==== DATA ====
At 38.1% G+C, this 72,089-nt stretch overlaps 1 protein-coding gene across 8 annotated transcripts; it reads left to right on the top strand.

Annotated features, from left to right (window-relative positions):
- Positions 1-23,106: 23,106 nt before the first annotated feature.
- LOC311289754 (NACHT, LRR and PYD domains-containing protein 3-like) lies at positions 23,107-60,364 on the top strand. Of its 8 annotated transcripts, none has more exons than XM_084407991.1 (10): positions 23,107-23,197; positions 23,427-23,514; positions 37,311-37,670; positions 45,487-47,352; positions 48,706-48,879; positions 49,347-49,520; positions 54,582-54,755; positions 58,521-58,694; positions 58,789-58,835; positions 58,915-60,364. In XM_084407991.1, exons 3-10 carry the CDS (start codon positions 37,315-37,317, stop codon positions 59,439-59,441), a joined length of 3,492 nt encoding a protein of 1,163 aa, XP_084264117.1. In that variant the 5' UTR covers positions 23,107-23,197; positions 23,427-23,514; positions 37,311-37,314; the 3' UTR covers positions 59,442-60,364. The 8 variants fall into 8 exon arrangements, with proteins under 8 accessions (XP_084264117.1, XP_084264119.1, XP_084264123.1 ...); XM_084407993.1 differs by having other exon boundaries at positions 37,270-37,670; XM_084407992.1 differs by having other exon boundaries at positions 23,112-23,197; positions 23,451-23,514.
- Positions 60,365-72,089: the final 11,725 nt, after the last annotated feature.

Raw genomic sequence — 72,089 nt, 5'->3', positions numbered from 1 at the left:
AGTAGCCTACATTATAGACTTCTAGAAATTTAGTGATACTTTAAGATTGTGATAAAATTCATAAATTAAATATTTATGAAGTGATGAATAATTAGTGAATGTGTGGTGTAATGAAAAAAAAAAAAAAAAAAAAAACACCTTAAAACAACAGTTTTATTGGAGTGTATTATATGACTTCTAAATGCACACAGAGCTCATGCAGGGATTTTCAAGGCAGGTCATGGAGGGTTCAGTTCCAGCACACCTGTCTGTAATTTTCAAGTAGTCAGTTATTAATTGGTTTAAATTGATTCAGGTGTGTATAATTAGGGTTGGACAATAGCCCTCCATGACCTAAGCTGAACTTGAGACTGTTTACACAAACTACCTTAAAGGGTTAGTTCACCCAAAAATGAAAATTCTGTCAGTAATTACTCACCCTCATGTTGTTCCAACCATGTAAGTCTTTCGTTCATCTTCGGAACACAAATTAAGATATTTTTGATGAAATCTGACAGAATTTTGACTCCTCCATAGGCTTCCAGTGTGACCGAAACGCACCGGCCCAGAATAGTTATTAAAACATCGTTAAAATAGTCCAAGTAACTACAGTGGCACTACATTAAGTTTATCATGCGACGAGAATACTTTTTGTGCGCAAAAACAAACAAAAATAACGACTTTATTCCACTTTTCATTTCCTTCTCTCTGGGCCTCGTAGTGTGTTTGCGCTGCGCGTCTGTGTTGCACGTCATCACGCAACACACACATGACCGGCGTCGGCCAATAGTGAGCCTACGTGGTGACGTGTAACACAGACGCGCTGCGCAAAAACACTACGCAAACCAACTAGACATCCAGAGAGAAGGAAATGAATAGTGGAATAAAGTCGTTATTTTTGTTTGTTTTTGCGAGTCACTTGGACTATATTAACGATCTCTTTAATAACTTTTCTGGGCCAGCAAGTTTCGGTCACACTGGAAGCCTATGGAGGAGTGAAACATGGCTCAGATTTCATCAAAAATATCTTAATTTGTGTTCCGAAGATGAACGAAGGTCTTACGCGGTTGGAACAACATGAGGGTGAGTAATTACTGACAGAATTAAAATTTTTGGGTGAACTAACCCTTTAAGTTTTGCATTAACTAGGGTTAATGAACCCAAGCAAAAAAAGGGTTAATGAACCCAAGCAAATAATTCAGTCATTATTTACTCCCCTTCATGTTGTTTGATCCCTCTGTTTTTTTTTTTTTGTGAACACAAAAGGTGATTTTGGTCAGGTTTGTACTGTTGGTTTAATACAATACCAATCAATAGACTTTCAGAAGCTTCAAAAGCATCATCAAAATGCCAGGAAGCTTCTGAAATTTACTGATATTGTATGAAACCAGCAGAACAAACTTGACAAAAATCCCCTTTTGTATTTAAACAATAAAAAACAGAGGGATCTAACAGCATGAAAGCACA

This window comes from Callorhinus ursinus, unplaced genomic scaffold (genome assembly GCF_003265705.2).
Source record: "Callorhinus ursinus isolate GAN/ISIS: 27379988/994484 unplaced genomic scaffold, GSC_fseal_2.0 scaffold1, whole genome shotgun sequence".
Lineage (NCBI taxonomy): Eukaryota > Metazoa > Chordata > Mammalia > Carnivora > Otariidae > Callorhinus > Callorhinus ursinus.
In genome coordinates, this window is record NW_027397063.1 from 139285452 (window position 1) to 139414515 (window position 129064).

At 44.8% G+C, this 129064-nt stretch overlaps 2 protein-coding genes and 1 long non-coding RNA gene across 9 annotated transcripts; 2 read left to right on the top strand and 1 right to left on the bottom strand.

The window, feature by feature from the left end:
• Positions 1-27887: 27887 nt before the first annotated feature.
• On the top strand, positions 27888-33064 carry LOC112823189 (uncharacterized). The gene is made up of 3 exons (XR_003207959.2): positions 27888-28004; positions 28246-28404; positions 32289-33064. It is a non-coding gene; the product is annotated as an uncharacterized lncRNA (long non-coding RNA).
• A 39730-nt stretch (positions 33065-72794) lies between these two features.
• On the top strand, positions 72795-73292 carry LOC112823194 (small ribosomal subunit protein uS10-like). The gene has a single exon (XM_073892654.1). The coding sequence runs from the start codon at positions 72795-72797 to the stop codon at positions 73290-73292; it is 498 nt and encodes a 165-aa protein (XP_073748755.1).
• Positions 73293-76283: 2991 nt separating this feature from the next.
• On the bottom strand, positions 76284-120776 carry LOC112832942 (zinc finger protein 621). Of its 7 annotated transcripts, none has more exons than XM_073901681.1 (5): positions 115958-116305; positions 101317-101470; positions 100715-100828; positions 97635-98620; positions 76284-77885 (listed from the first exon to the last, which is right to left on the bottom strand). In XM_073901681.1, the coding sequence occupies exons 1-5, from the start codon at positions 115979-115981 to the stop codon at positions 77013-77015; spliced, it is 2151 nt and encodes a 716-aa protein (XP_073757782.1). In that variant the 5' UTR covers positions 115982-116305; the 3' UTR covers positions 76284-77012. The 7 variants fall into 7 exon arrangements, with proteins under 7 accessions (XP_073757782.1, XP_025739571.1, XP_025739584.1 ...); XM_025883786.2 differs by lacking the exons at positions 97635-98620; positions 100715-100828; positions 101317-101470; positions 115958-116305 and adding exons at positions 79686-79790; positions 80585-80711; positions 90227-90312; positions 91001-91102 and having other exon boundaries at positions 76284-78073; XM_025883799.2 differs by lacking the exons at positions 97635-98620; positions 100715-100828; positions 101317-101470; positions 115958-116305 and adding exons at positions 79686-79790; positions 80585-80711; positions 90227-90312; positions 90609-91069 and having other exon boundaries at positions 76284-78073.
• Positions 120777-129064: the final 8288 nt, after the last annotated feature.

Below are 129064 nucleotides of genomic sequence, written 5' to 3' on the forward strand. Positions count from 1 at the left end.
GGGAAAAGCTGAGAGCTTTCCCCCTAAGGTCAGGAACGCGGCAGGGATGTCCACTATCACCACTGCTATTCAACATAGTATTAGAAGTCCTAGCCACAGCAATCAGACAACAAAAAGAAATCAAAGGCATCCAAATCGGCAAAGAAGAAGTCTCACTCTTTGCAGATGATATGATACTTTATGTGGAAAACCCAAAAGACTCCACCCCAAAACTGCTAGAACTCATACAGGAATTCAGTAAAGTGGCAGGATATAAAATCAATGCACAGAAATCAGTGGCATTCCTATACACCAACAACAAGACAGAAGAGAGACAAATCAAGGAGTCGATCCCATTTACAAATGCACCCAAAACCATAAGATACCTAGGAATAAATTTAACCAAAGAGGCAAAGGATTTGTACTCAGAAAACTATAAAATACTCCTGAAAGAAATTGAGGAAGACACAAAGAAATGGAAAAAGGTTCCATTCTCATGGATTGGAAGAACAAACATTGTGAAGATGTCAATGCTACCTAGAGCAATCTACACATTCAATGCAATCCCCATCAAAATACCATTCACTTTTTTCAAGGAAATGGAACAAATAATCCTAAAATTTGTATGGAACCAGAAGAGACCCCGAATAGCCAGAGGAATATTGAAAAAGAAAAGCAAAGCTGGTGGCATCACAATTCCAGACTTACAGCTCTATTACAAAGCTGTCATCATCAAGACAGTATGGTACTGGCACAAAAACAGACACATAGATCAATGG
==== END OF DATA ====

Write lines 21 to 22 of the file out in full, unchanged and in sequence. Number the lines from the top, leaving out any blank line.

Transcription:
Below are 129064 nucleotides of genomic sequence, written 5' to 3' on the forward strand. Positions count from 1 at the left end.
GGGAAAAGCTGAGAGCTTTCCCCCTAAGGTCAGGAACGCGGCAGGGATGTCCACTATCACCACTGCTATTCAACATAGTATTAGAAGTCCTAGCCACAGCAATCAGACAACAAAAAGAAATCAAAGGCATCCAAATCGGCAAAGAAGAAGTCTCACTCTTTGCAGATGATATGATACTTTATGTGGAAAACCCAAAAGACTCCACCCCAAAACTGCTAGAACTCATACAGGAATTCAGTAAAGTGGCAGGATATAAAATCAATGCACAGAAATCAGTGGCATTCCTATACACCAACAACAAGACAGAAGAGAGACAAATCAAGGAGTCGATCCCATTTACAAATGCACCCAAAACCATAAGATACCTAGGAATAAATTTAACCAAAGAGGCAAAGGATTTGTACTCAGAAAACTATAAAATACTCCTGAAAGAAATTGAGGAAGACACAAAGAAATGGAAAAAGGTTCCATTCTCATGGATTGGAAGAACAAACATTGTGAAGATGTCAATGCTACCTAGAGCAATCTACACATTCAATGCAATCCCCATCAAAATACCATTCACTTTTTTCAAGGAAATGGAACAAATAATCCTAAAATTTGTATGGAACCAGAAGAGACCCCGAATAGCCAGAGGAATATTGAAAAAGAAAAGCAAAGCTGGTGGCATCACAATTCCAGACTTACAGCTCTATTACAAAGCTGTCATCATCAAGACAGTATGGTACTGGCACAAAAACAGACACATAGATCAATGG